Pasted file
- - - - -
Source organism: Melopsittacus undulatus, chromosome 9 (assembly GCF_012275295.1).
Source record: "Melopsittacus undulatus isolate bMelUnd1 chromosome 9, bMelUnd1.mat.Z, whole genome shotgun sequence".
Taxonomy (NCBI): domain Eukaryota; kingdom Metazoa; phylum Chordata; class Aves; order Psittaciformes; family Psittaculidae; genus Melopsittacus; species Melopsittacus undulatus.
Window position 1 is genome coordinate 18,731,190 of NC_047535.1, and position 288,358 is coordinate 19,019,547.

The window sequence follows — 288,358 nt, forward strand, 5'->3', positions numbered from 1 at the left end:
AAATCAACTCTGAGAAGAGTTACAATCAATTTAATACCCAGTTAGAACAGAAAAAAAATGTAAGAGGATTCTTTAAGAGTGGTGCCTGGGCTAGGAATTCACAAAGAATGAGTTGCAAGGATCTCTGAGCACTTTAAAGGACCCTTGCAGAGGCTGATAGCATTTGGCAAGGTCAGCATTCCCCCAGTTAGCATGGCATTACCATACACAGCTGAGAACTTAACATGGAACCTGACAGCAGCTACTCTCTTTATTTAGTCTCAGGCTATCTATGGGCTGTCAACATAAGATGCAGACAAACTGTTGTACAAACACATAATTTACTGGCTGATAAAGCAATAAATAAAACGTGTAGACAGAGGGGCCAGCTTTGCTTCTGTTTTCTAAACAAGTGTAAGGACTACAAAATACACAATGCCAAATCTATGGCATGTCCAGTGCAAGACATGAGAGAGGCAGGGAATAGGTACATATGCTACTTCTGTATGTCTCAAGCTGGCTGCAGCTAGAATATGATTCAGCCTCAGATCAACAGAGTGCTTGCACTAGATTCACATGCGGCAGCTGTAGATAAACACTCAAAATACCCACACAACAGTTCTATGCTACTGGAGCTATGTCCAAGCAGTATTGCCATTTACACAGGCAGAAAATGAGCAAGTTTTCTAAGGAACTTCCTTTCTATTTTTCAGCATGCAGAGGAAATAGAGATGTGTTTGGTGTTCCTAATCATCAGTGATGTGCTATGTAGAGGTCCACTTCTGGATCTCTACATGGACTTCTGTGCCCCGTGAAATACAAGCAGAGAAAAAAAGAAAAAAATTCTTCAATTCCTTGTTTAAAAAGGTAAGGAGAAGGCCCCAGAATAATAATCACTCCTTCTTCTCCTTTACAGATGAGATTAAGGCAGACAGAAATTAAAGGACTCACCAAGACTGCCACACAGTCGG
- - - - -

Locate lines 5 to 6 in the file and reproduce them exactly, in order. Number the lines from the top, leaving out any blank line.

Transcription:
The window sequence follows — 288,358 nt, forward strand, 5'->3', positions numbered from 1 at the left end:
AAATCAACTCTGAGAAGAGTTACAATCAATTTAATACCCAGTTAGAACAGAAAAAAAATGTAAGAGGATTCTTTAAGAGTGGTGCCTGGGCTAGGAATTCACAAAGAATGAGTTGCAAGGATCTCTGAGCACTTTAAAGGACCCTTGCAGAGGCTGATAGCATTTGGCAAGGTCAGCATTCCCCCAGTTAGCATGGCATTACCATACACAGCTGAGAACTTAACATGGAACCTGACAGCAGCTACTCTCTTTATTTAGTCTCAGGCTATCTATGGGCTGTCAACATAAGATGCAGACAAACTGTTGTACAAACACATAATTTACTGGCTGATAAAGCAATAAATAAAACGTGTAGACAGAGGGGCCAGCTTTGCTTCTGTTTTCTAAACAAGTGTAAGGACTACAAAATACACAATGCCAAATCTATGGCATGTCCAGTGCAAGACATGAGAGAGGCAGGGAATAGGTACATATGCTACTTCTGTATGTCTCAAGCTGGCTGCAGCTAGAATATGATTCAGCCTCAGATCAACAGAGTGCTTGCACTAGATTCACATGCGGCAGCTGTAGATAAACACTCAAAATACCCACACAACAGTTCTATGCTACTGGAGCTATGTCCAAGCAGTATTGCCATTTACACAGGCAGAAAATGAGCAAGTTTTCTAAGGAACTTCCTTTCTATTTTTCAGCATGCAGAGGAAATAGAGATGTGTTTGGTGTTCCTAATCATCAGTGATGTGCTATGTAGAGGTCCACTTCTGGATCTCTACATGGACTTCTGTGCCCCGTGAAATACAAGCAGAGAAAAAAAGAAAAAAATTCTTCAATTCCTTGTTTAAAAAGGTAAGGAGAAGGCCCCAGAATAATAATCACTCCTTCTTCTCCTTTACAGATGAGATTAAGGCAGACAGAAATTAAAGGACTCACCAAGACTGCCACACAGTCGG